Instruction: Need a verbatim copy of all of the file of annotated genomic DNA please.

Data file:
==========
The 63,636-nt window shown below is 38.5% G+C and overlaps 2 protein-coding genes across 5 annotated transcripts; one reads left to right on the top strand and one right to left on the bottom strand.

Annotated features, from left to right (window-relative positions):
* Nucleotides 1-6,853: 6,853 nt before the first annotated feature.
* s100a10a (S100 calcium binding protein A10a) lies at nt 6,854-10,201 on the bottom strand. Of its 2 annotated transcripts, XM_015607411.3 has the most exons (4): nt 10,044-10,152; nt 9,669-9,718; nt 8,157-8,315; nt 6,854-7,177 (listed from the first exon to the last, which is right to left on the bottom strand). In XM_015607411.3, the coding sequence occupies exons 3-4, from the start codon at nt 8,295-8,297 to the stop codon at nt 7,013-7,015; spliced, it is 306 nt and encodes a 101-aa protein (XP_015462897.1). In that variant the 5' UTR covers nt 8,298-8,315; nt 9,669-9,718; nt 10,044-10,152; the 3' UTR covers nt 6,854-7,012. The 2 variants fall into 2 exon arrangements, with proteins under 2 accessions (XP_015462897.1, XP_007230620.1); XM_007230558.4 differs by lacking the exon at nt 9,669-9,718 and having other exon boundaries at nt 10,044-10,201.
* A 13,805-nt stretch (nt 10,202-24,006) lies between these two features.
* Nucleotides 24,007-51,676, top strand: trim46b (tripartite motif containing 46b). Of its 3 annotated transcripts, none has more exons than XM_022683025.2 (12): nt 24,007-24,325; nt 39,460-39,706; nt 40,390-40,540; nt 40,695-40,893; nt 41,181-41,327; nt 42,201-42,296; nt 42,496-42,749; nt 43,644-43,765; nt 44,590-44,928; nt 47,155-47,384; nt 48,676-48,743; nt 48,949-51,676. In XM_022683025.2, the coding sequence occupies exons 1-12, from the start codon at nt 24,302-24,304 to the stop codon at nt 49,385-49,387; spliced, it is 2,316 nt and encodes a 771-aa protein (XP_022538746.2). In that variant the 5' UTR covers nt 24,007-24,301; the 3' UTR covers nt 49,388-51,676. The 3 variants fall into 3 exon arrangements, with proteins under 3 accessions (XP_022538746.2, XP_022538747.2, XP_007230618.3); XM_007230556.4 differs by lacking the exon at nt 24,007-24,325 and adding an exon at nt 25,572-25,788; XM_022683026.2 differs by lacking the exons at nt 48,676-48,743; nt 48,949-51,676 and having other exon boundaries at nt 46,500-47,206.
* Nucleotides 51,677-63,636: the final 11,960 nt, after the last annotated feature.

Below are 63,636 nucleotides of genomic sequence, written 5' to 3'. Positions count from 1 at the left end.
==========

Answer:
The 63,636-nt window shown below is 38.5% G+C and overlaps 2 protein-coding genes across 5 annotated transcripts; one reads left to right on the top strand and one right to left on the bottom strand.

Annotated features, from left to right (window-relative positions):
* Nucleotides 1-6,853: 6,853 nt before the first annotated feature.
* s100a10a (S100 calcium binding protein A10a) lies at nt 6,854-10,201 on the bottom strand. Of its 2 annotated transcripts, XM_015607411.3 has the most exons (4): nt 10,044-10,152; nt 9,669-9,718; nt 8,157-8,315; nt 6,854-7,177 (listed from the first exon to the last, which is right to left on the bottom strand). In XM_015607411.3, the coding sequence occupies exons 3-4, from the start codon at nt 8,295-8,297 to the stop codon at nt 7,013-7,015; spliced, it is 306 nt and encodes a 101-aa protein (XP_015462897.1). In that variant the 5' UTR covers nt 8,298-8,315; nt 9,669-9,718; nt 10,044-10,152; the 3' UTR covers nt 6,854-7,012. The 2 variants fall into 2 exon arrangements, with proteins under 2 accessions (XP_015462897.1, XP_007230620.1); XM_007230558.4 differs by lacking the exon at nt 9,669-9,718 and having other exon boundaries at nt 10,044-10,201.
* A 13,805-nt stretch (nt 10,202-24,006) lies between these two features.
* Nucleotides 24,007-51,676, top strand: trim46b (tripartite motif containing 46b). Of its 3 annotated transcripts, none has more exons than XM_022683025.2 (12): nt 24,007-24,325; nt 39,460-39,706; nt 40,390-40,540; nt 40,695-40,893; nt 41,181-41,327; nt 42,201-42,296; nt 42,496-42,749; nt 43,644-43,765; nt 44,590-44,928; nt 47,155-47,384; nt 48,676-48,743; nt 48,949-51,676. In XM_022683025.2, the coding sequence occupies exons 1-12, from the start codon at nt 24,302-24,304 to the stop codon at nt 49,385-49,387; spliced, it is 2,316 nt and encodes a 771-aa protein (XP_022538746.2). In that variant the 5' UTR covers nt 24,007-24,301; the 3' UTR covers nt 49,388-51,676. The 3 variants fall into 3 exon arrangements, with proteins under 3 accessions (XP_022538746.2, XP_022538747.2, XP_007230618.3); XM_007230556.4 differs by lacking the exon at nt 24,007-24,325 and adding an exon at nt 25,572-25,788; XM_022683026.2 differs by lacking the exons at nt 48,676-48,743; nt 48,949-51,676 and having other exon boundaries at nt 46,500-47,206.
* Nucleotides 51,677-63,636: the final 11,960 nt, after the last annotated feature.

Below are 63,636 nucleotides of genomic sequence, written 5' to 3'. Positions count from 1 at the left end.